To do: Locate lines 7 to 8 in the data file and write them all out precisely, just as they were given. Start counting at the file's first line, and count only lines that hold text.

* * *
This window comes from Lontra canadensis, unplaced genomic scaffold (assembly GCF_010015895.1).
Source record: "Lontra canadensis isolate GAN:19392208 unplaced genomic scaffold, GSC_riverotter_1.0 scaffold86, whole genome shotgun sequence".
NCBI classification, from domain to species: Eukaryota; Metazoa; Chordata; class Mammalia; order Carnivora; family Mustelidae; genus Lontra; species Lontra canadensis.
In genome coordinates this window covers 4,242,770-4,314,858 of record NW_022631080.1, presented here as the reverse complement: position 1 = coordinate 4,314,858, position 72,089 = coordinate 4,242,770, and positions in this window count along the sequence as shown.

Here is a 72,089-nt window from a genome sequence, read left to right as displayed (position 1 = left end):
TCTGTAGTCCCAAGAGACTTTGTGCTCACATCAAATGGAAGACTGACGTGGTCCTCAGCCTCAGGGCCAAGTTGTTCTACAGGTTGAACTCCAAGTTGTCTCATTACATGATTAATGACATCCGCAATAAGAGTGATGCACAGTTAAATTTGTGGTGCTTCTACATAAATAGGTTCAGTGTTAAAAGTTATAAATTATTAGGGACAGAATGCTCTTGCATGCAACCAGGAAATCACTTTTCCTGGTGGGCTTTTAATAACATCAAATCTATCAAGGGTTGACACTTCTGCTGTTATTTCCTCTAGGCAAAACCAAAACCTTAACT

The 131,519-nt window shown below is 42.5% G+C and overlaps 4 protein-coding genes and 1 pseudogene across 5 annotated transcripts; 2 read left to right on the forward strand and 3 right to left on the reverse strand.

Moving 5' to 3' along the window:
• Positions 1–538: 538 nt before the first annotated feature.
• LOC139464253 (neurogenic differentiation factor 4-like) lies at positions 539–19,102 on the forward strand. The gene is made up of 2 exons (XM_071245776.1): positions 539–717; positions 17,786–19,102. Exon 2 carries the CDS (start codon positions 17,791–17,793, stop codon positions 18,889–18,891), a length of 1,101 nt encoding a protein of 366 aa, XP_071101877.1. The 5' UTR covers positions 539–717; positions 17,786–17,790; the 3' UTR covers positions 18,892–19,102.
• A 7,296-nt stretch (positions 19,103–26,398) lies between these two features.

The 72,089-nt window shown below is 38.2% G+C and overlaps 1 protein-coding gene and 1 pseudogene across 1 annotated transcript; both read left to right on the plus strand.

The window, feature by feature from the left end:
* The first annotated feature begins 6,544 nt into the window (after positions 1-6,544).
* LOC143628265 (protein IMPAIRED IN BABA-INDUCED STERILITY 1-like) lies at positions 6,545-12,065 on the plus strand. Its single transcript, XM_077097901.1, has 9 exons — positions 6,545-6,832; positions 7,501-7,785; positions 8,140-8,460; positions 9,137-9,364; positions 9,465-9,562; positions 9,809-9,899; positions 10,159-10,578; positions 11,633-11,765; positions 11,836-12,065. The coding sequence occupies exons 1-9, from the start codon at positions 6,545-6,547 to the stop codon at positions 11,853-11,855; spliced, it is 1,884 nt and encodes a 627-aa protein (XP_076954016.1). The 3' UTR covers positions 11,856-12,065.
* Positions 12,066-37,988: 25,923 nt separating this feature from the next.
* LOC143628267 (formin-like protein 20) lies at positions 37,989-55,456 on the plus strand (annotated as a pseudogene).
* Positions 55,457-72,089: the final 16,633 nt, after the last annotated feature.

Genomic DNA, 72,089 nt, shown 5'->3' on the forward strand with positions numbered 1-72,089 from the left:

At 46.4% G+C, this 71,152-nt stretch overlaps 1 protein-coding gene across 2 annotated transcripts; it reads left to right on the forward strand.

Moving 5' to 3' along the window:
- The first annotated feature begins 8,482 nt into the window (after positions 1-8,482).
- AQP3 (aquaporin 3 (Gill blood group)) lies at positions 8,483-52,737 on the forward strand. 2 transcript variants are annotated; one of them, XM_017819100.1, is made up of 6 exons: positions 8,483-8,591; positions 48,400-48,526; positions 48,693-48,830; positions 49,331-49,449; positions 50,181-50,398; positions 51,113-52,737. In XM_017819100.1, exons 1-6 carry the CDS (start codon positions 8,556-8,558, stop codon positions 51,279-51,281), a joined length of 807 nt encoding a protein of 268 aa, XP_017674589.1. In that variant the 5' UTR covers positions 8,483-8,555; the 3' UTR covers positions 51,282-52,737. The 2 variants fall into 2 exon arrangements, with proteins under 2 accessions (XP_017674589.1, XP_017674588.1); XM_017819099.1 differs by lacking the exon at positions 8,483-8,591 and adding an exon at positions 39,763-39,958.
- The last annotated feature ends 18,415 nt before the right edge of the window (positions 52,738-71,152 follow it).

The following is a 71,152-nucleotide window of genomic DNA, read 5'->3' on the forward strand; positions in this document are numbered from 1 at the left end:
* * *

The 131,519-nt window shown below is 42.5% G+C and overlaps 4 protein-coding genes and 1 pseudogene across 5 annotated transcripts; 2 read left to right on the forward strand and 3 right to left on the reverse strand.

Moving 5' to 3' along the window: